Are you interested in making application to become one of my apprentices so you can learn how to find these deals?

  4. I am a plumber electrician welder painter architect inventor carpenter roofer landscaper arborist stone Mason artist designer and entrapeneur l am interested in flipping houses and creating wealth.

  5. Deane Bancourt says

    I just needed to throw you a big thanks! you cleared up some things for me.

  6. Bakir Ebrahim says

    Awesome knowledge, Thanks Phil

    I am new too… and am trying to break ice at this time.. I would really like to join your mentorship program..

  7. Awesome!!

  8. Oh man. Now i am definitely going to work with this.

    Acrylic Shower

  9. Got to carry insurance on the property also during the process

  10. Michael Sparks says

    I know places were house have been abandon in middle income nieborhood. some are in pretty good shape. are these kind of houses good for flipping? these kind of houses

  11. truly getting great value from this video. now ama flip to the right people and make a quick nickel. LOVE IT !!!!!!!!

  12. “A quick Nickel beats a slow Dime” <–That's GOLD right there!

    Great training Phil. Thanks!

  13. ilaiah Bigilale says

    Thank you for finding this (house fliping) tool to empower me to find my financial freedom that I am seeking. thank you once again. Ilaiah

  14. Hi Phil,

    I am currently reading your E book and viewing your videos before deciding to jump into the mix, so to speak. The comments and answers to the questions being asked by others are eye opening and quite insightful, very educational. Thus far my choices would be to have a mentor and to be more creative then traditional. I accept your secrets to flipping houses after observing a relative of mine get into so much trouble while investing in real estate. I am currently buying the home i’m living in but would like to pay out the mortgage and move on. However I consider myself a beginner investor. Thank you so much for this opportunity to learn from an experienced mentor and real estate investor and I hope to be one of your apprentice soon.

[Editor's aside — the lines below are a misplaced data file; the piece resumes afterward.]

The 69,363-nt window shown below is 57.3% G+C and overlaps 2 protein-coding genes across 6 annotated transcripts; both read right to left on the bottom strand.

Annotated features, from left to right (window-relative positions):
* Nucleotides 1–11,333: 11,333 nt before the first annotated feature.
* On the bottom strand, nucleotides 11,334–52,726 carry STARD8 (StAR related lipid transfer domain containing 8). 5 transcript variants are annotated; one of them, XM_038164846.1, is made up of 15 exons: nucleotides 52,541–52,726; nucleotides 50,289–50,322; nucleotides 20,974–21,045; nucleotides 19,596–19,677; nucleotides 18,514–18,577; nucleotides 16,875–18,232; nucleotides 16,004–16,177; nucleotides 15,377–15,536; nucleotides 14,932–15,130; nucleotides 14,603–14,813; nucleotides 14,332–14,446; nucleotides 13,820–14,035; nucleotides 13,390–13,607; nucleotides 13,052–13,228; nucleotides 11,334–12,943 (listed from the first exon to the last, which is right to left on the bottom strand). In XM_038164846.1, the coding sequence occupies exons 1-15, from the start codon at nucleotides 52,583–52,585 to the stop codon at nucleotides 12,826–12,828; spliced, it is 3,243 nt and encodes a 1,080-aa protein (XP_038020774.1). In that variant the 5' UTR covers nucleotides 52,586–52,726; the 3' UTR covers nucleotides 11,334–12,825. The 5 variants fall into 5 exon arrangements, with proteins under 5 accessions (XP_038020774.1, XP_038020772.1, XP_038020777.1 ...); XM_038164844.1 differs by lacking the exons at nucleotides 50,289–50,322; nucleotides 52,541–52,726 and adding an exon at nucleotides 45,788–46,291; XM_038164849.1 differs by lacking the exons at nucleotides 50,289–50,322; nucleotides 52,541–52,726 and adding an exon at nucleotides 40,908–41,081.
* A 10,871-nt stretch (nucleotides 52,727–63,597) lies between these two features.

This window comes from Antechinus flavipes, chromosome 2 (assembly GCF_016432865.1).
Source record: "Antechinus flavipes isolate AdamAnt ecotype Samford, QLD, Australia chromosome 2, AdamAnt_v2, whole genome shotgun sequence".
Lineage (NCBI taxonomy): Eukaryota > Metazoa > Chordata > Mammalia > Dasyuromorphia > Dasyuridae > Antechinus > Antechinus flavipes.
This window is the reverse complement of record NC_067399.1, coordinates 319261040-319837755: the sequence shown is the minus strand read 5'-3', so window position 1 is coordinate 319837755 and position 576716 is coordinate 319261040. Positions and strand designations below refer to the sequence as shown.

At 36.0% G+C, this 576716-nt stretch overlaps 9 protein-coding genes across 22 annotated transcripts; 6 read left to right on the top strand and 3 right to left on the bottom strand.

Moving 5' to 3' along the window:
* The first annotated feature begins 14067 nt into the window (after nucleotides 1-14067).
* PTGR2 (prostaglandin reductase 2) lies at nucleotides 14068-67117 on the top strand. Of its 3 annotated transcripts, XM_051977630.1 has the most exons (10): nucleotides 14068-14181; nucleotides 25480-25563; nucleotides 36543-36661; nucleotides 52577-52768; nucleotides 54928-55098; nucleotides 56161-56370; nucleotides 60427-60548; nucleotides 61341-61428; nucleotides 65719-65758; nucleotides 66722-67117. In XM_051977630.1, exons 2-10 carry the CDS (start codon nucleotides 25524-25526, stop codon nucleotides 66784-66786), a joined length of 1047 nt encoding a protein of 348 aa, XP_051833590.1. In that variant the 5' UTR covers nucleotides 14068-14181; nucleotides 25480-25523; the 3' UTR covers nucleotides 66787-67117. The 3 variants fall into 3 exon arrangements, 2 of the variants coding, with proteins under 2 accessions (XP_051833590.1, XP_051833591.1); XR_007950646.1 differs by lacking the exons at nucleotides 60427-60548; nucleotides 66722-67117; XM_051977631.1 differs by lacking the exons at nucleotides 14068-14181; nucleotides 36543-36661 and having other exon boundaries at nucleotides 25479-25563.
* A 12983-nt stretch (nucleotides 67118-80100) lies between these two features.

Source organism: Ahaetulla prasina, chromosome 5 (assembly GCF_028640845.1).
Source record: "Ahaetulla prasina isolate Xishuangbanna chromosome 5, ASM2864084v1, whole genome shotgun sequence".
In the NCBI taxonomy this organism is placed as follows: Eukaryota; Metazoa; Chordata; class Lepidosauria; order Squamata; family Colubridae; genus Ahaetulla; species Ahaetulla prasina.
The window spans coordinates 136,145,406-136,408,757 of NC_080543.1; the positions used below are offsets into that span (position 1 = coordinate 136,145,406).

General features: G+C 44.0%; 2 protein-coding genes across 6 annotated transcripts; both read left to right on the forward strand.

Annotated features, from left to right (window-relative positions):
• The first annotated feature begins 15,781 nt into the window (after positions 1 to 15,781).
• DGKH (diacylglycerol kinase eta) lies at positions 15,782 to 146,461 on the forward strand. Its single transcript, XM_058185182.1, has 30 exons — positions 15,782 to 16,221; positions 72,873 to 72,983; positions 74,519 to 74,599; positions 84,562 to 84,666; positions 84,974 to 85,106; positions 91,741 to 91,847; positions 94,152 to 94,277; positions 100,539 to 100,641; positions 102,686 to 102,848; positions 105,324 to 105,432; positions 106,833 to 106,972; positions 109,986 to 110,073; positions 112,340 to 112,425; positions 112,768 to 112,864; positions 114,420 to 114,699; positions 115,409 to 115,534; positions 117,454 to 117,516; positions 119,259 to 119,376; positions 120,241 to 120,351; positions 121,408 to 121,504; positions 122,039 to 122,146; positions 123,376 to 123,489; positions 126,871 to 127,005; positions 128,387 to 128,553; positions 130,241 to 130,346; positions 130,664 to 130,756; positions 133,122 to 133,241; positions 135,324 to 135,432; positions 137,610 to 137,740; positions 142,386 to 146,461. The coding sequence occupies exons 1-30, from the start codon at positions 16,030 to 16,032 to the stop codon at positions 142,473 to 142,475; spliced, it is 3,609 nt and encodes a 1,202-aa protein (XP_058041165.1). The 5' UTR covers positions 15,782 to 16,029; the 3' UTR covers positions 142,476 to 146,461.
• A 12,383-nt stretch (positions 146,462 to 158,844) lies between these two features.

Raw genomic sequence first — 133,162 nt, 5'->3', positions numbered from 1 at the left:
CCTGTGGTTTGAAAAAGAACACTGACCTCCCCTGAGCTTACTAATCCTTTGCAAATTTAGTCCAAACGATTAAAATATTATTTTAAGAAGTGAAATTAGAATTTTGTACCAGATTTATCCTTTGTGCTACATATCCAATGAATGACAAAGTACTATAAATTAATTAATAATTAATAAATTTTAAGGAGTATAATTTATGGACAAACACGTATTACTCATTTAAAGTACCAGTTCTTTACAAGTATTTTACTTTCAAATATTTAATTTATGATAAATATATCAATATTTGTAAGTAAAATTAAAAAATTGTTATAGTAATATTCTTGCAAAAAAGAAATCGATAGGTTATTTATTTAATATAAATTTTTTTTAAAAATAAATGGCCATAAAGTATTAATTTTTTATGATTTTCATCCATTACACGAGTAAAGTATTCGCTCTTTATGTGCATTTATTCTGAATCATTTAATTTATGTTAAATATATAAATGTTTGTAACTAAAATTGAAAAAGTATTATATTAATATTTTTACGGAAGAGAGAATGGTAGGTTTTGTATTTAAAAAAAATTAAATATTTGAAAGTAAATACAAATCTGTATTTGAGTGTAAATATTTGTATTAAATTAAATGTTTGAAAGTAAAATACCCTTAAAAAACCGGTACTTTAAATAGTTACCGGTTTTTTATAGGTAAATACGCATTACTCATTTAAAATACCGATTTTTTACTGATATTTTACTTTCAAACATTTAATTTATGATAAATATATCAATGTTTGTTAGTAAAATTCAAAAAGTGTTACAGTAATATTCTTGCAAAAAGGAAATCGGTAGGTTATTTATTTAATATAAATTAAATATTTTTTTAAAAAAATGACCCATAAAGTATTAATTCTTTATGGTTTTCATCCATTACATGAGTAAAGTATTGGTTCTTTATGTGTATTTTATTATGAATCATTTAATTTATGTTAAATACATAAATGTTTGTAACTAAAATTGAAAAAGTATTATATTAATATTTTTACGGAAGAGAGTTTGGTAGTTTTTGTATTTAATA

15. I learned a practical lesson from the Flipping Houses. Time element is very crucial whether to hold the unit for long or to sell it immediately to a contactor-investor-buyer! It is much wise to earn even lesser amount than the bigger income you are expecting using the system of fixing everything and sell it for more than 6 months!

  16. chester kyle says

    I’m want to flip my first house but I can’t find a contractor investor were can I go or post to find them.and that was good advice

  17. nicole caldwell says

    Hello phil I am interested in flipping houses but I have no idea where to start help me. Thank you.

  18. Dan Daglia says

    Phil, You mentor People so they can be on their own in real estate? How do you get started ?

  19. Eugene Conner says

    Phil, I loved your presention on Flipping to a Contractor, Investor Buyer. Well where is the best place to locate these people?

    Thanks very much for responding

    • Phil Pustejovsky says

      I think that question has been asked a tremendous amount of times above and I believe I have answered it in the comments above.

  20. Phil i read your book on how to to become a real estate investor so much great information and i am also listening and i had an aha moment thanks a million for you real estate insight and expertise, i am aspiring to be great thanks again for sharing you are blessed and you are blessing.

  21. Fernando Bonnet says

    Great Article!

  22. ok. I’m with you.
    I don’t want to do Rehab.
    I did learn about Wholesale and Assigning Contracts to a Cash Buyer to do all the rehab, inspections, etc.